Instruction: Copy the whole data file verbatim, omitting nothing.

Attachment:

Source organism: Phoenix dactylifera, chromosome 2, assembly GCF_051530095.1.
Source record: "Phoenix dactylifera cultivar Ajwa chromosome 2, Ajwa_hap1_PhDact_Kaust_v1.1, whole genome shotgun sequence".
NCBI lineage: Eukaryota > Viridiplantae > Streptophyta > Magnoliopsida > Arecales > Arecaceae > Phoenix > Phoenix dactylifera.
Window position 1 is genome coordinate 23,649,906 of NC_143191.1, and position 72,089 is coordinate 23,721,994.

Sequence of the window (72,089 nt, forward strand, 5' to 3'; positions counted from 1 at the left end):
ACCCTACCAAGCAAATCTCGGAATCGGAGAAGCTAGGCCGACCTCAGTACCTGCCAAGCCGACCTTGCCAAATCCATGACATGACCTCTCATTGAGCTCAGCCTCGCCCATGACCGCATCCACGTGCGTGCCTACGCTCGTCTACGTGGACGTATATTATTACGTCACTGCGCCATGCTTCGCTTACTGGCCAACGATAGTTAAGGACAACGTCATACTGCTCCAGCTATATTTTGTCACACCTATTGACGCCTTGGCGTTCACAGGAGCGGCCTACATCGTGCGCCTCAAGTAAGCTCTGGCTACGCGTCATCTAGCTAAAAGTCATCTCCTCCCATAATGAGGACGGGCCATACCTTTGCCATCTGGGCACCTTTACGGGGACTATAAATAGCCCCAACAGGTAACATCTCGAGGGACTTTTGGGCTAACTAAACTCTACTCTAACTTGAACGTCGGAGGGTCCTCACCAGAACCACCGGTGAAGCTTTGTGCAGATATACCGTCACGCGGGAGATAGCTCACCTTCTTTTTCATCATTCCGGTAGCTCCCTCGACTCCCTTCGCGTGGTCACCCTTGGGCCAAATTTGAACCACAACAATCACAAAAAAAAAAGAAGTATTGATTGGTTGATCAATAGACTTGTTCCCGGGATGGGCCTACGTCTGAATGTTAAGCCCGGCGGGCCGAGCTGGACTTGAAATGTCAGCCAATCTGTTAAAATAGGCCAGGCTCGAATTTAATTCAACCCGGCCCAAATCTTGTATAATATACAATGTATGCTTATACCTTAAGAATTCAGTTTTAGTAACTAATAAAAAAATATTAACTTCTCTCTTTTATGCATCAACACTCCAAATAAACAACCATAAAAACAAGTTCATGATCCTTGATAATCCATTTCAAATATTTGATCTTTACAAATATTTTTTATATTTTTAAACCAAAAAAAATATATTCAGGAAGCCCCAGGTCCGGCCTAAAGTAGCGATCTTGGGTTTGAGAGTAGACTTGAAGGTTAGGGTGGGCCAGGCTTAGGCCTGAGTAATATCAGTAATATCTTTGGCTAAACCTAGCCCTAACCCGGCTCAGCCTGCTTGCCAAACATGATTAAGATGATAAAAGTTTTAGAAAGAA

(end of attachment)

Source organism: Phoenix dactylifera, chromosome 2, assembly GCF_051530095.1.
Source record: "Phoenix dactylifera cultivar Ajwa chromosome 2, Ajwa_hap1_PhDact_Kaust_v1.1, whole genome shotgun sequence".
NCBI lineage: Eukaryota > Viridiplantae > Streptophyta > Magnoliopsida > Arecales > Arecaceae > Phoenix > Phoenix dactylifera.
Window position 1 is genome coordinate 23,649,906 of NC_143191.1, and position 72,089 is coordinate 23,721,994.

Sequence of the window (72,089 nt, forward strand, 5' to 3'; positions counted from 1 at the left end):
ACCCTACCAAGCAAATCTCGGAATCGGAGAAGCTAGGCCGACCTCAGTACCTGCCAAGCCGACCTTGCCAAATCCATGACATGACCTCTCATTGAGCTCAGCCTCGCCCATGACCGCATCCACGTGCGTGCCTACGCTCGTCTACGTGGACGTATATTATTACGTCACTGCGCCATGCTTCGCTTACTGGCCAACGATAGTTAAGGACAACGTCATACTGCTCCAGCTATATTTTGTCACACCTATTGACGCCTTGGCGTTCACAGGAGCGGCCTACATCGTGCGCCTCAAGTAAGCTCTGGCTACGCGTCATCTAGCTAAAAGTCATCTCCTCCCATAATGAGGACGGGCCATACCTTTGCCATCTGGGCACCTTTACGGGGACTATAAATAGCCCCAACAGGTAACATCTCGAGGGACTTTTGGGCTAACTAAACTCTACTCTAACTTGAACGTCGGAGGGTCCTCACCAGAACCACCGGTGAAGCTTTGTGCAGATATACCGTCACGCGGGAGATAGCTCACCTTCTTTTTCATCATTCCGGTAGCTCCCTCGACTCCCTTCGCGTGGTCACCCTTGGGCCAAATTTGAACCACAACAATCACAAAAAAAAAAGAAGTATTGATTGGTTGATCAATAGACTTGTTCCCGGGATGGGCCTACGTCTGAATGTTAAGCCCGGCGGGCCGAGCTGGACTTGAAATGTCAGCCAATCTGTTAAAATAGGCCAGGCTCGAATTTAATTCAACCCGGCCCAAATCTTGTATAATATACAATGTATGCTTATACCTTAAGAATTCAGTTTTAGTAACTAATAAAAAAATATTAACTTCTCTCTTTTATGCATCAACACTCCAAATAAACAACCATAAAAACAAGTTCATGATCCTTGATAATCCATTTCAAATATTTGATCTTTACAAATATTTTTTATATTTTTAAACCAAAAAAAATATATTCAGGAAGCCCCAGGTCCGGCCTAAAGTAGCGATCTTGGGTTTGAGAGTAGACTTGAAGGTTAGGGTGGGCCAGGCTTAGGCCTGAGTAATATCAGTAATATCTTTGGCTAAACCTAGCCCTAACCCGGCTCAGCCTGCTTGCCAAACATGATTAAGATGATAAAAGTTTTAGAAAGAA